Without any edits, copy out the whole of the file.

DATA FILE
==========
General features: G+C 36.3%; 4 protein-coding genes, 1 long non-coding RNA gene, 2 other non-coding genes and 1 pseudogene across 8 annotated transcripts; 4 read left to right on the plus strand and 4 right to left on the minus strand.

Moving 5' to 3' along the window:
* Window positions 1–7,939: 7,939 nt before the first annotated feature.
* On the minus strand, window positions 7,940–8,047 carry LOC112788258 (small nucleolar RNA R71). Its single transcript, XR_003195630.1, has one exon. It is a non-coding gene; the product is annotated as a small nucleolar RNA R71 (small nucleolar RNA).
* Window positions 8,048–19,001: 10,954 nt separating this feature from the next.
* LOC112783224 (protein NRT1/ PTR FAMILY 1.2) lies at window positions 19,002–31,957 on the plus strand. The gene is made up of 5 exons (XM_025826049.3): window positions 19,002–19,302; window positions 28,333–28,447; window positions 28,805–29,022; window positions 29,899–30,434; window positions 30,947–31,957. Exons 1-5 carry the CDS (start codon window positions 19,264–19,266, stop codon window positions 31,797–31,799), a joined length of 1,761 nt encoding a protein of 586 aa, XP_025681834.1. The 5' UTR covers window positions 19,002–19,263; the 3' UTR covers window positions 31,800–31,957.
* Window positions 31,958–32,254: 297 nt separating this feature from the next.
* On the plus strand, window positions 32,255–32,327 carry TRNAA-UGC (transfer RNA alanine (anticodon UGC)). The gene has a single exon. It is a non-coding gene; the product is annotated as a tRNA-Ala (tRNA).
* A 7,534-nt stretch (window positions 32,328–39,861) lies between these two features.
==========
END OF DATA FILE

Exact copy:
General features: G+C 36.3%; 4 protein-coding genes, 1 long non-coding RNA gene, 2 other non-coding genes and 1 pseudogene across 8 annotated transcripts; 4 read left to right on the plus strand and 4 right to left on the minus strand.

Moving 5' to 3' along the window:
* Window positions 1–7,939: 7,939 nt before the first annotated feature.
* On the minus strand, window positions 7,940–8,047 carry LOC112788258 (small nucleolar RNA R71). Its single transcript, XR_003195630.1, has one exon. It is a non-coding gene; the product is annotated as a small nucleolar RNA R71 (small nucleolar RNA).
* Window positions 8,048–19,001: 10,954 nt separating this feature from the next.
* LOC112783224 (protein NRT1/ PTR FAMILY 1.2) lies at window positions 19,002–31,957 on the plus strand. The gene is made up of 5 exons (XM_025826049.3): window positions 19,002–19,302; window positions 28,333–28,447; window positions 28,805–29,022; window positions 29,899–30,434; window positions 30,947–31,957. Exons 1-5 carry the CDS (start codon window positions 19,264–19,266, stop codon window positions 31,797–31,799), a joined length of 1,761 nt encoding a protein of 586 aa, XP_025681834.1. The 5' UTR covers window positions 19,002–19,263; the 3' UTR covers window positions 31,800–31,957.
* Window positions 31,958–32,254: 297 nt separating this feature from the next.
* On the plus strand, window positions 32,255–32,327 carry TRNAA-UGC (transfer RNA alanine (anticodon UGC)). The gene has a single exon. It is a non-coding gene; the product is annotated as a tRNA-Ala (tRNA).
* A 7,534-nt stretch (window positions 32,328–39,861) lies between these two features.